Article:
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Dietary reform in the Baltic and East Central Europe. Special issue of BALTIC WORLDS 2022:1-2.

Baltic Worlds is a scholarly journal, published by the Centre for Baltic and East European Studies at Södertörn University, Stockholm. It covers diverse topics, related to the history, transitology, and the state of contemporary societies in the region, from the perspective of social sciences and humanities. It was an intellectual pleasure to see an entire issue, devoted to food and eating Dietary reforms 1850-1950 The volume was titled Dietary reform in the Baltic and East Central Europe and appeared in the Spring of 2022 under the editorship of Dr. Julia Malitska from Södertörn University, who introduced the theme and the contributions.

The three peer-reviewed articles discuss vegetarianism, one of the earliest and most influential attempts to reform the nutrition of the human omnivore. The focus of all three texts is the modern discourse, as promised by the title of the collection. Dr. Malitska reviews the developments around the movement in pre-1917 Russia, as seen in the detailed analysis of the All-Russian Vegetarian Congress in Moscow in 1913 and against the intellectual background. Dr. Anu Kannike, Senior Researcher at Estonian National Museum and Dr. Ester Bardone, Lecturer at University of Tartu, use diverse texts to trace the efforts to educate the Estonian public about the benefits of all vegetarian consumption. Dr. Albena Shkodrova, researcher at the Institute for Social Movements at the Ruhr University-Bochum, Germany, compares the ambiguous relationship of the totalitarian propaganda in Bulgaria with earlier reformist efforts, such as the vegetarianism. An interview with Prof. Corinna Treitel from Washington University in St. Louis about dietary ideas in Germany, and an essay on Swedish state regulation on food safety until the end of World War II, expand the geographic scope and the richness of materials and observations.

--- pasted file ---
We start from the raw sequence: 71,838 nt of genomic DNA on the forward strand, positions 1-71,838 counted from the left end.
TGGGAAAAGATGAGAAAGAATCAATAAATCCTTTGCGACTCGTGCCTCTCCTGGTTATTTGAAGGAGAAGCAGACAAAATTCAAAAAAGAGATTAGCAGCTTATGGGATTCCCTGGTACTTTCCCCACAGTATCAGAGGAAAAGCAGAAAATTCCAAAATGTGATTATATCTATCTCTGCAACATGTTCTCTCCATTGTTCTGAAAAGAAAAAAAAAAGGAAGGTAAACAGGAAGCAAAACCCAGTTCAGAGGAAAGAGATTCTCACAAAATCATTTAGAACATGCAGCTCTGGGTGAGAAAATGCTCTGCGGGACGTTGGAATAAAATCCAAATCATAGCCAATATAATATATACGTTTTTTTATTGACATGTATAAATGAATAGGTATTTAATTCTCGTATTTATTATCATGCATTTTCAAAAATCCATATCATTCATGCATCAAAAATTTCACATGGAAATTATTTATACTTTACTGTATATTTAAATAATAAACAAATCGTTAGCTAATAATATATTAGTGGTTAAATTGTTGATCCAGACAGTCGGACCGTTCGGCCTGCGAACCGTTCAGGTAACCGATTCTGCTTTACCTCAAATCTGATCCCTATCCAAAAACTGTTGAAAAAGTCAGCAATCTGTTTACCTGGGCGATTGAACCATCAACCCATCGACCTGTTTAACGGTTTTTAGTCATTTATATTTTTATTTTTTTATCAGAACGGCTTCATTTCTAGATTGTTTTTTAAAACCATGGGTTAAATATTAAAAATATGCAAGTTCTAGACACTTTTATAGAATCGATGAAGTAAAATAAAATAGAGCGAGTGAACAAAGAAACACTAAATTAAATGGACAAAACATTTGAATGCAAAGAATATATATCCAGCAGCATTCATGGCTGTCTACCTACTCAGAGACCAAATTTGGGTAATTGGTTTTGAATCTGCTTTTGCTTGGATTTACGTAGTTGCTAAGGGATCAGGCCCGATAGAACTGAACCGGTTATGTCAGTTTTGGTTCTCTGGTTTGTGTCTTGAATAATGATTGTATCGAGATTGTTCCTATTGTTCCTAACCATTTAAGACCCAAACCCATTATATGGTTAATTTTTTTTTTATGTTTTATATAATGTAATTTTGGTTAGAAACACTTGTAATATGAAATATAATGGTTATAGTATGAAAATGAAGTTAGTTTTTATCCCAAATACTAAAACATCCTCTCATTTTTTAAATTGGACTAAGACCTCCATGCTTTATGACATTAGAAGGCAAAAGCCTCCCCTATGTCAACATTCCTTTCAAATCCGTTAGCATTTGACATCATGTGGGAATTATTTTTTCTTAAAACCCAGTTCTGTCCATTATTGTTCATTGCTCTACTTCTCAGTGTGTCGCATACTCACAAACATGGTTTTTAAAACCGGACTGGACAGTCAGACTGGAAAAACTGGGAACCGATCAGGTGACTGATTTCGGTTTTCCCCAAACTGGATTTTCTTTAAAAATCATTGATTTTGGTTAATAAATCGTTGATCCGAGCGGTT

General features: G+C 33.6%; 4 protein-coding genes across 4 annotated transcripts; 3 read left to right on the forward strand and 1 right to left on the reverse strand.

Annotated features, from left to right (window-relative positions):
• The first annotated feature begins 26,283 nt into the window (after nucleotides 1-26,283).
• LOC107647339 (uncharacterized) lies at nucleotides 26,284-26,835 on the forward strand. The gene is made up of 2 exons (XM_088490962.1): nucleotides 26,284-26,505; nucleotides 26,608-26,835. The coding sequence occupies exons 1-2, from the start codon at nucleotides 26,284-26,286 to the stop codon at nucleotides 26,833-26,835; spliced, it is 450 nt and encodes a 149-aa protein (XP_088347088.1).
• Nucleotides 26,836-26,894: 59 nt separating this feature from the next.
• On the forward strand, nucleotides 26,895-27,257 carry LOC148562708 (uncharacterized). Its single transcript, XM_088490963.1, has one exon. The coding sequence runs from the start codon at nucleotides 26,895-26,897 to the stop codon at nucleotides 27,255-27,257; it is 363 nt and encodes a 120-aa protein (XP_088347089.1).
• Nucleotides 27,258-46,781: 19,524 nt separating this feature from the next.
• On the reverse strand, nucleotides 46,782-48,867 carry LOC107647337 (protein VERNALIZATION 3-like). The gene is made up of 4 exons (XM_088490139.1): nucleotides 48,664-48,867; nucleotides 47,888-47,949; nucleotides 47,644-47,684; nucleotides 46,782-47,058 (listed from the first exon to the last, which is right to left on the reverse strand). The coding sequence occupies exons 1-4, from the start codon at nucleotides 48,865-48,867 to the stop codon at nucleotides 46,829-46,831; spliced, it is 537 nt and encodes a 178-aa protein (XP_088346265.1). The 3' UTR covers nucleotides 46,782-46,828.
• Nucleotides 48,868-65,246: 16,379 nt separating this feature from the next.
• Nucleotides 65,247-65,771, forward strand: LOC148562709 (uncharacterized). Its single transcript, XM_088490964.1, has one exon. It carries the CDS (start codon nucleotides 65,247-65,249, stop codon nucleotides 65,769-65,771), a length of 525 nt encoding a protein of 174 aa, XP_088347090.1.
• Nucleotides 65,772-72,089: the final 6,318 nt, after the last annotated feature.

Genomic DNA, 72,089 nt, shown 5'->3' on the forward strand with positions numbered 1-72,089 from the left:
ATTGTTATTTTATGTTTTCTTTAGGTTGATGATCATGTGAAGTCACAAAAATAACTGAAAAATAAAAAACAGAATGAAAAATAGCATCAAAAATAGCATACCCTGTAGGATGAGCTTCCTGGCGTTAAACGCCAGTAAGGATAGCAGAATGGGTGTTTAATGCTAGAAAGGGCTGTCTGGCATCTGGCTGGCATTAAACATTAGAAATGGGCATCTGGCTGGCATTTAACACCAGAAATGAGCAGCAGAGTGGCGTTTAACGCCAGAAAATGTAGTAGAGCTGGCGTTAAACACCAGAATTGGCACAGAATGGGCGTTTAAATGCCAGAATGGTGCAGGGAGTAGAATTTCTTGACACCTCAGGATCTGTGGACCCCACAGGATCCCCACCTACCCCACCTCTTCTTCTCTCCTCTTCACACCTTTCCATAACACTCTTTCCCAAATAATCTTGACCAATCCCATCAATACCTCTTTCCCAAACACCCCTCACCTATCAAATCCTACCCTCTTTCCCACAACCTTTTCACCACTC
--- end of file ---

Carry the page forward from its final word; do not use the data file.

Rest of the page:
The volume demonstrates amply the advantages of electronic publishing with a number of less-known and difficult to find illustrations. One hopes that a second volume, devoted to the postwar and contemporary dietary reforms in the Baltics and Eastern Europe will be appear soon.

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